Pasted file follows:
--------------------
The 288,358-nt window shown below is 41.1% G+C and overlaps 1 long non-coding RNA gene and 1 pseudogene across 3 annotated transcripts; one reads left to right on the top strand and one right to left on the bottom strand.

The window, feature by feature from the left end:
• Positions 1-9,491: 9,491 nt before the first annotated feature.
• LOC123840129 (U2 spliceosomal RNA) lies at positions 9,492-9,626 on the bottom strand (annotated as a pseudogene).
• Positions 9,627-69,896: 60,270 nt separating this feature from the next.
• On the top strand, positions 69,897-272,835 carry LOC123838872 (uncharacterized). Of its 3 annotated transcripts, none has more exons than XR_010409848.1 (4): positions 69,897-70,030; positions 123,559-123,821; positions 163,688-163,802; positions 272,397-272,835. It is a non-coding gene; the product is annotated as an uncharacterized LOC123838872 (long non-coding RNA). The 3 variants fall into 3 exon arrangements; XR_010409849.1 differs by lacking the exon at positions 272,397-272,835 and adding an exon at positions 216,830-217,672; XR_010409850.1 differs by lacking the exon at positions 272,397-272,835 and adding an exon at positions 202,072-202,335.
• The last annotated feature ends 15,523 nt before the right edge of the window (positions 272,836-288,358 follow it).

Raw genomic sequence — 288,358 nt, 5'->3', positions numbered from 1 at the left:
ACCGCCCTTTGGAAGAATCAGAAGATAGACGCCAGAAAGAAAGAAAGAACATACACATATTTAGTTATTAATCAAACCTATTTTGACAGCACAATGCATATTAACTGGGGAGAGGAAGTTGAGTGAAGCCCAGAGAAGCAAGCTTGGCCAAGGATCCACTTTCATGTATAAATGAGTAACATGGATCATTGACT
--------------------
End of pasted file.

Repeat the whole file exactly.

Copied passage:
The 288,358-nt window shown below is 41.1% G+C and overlaps 1 long non-coding RNA gene and 1 pseudogene across 3 annotated transcripts; one reads left to right on the top strand and one right to left on the bottom strand.

The window, feature by feature from the left end:
• Positions 1-9,491: 9,491 nt before the first annotated feature.
• LOC123840129 (U2 spliceosomal RNA) lies at positions 9,492-9,626 on the bottom strand (annotated as a pseudogene).
• Positions 9,627-69,896: 60,270 nt separating this feature from the next.
• On the top strand, positions 69,897-272,835 carry LOC123838872 (uncharacterized). Of its 3 annotated transcripts, none has more exons than XR_010409848.1 (4): positions 69,897-70,030; positions 123,559-123,821; positions 163,688-163,802; positions 272,397-272,835. It is a non-coding gene; the product is annotated as an uncharacterized LOC123838872 (long non-coding RNA). The 3 variants fall into 3 exon arrangements; XR_010409849.1 differs by lacking the exon at positions 272,397-272,835 and adding an exon at positions 216,830-217,672; XR_010409850.1 differs by lacking the exon at positions 272,397-272,835 and adding an exon at positions 202,072-202,335.
• The last annotated feature ends 15,523 nt before the right edge of the window (positions 272,836-288,358 follow it).

Raw genomic sequence — 288,358 nt, 5'->3', positions numbered from 1 at the left:
ACCGCCCTTTGGAAGAATCAGAAGATAGACGCCAGAAAGAAAGAAAGAACATACACATATTTAGTTATTAATCAAACCTATTTTGACAGCACAATGCATATTAACTGGGGAGAGGAAGTTGAGTGAAGCCCAGAGAAGCAAGCTTGGCCAAGGATCCACTTTCATGTATAAATGAGTAACATGGATCATTGACT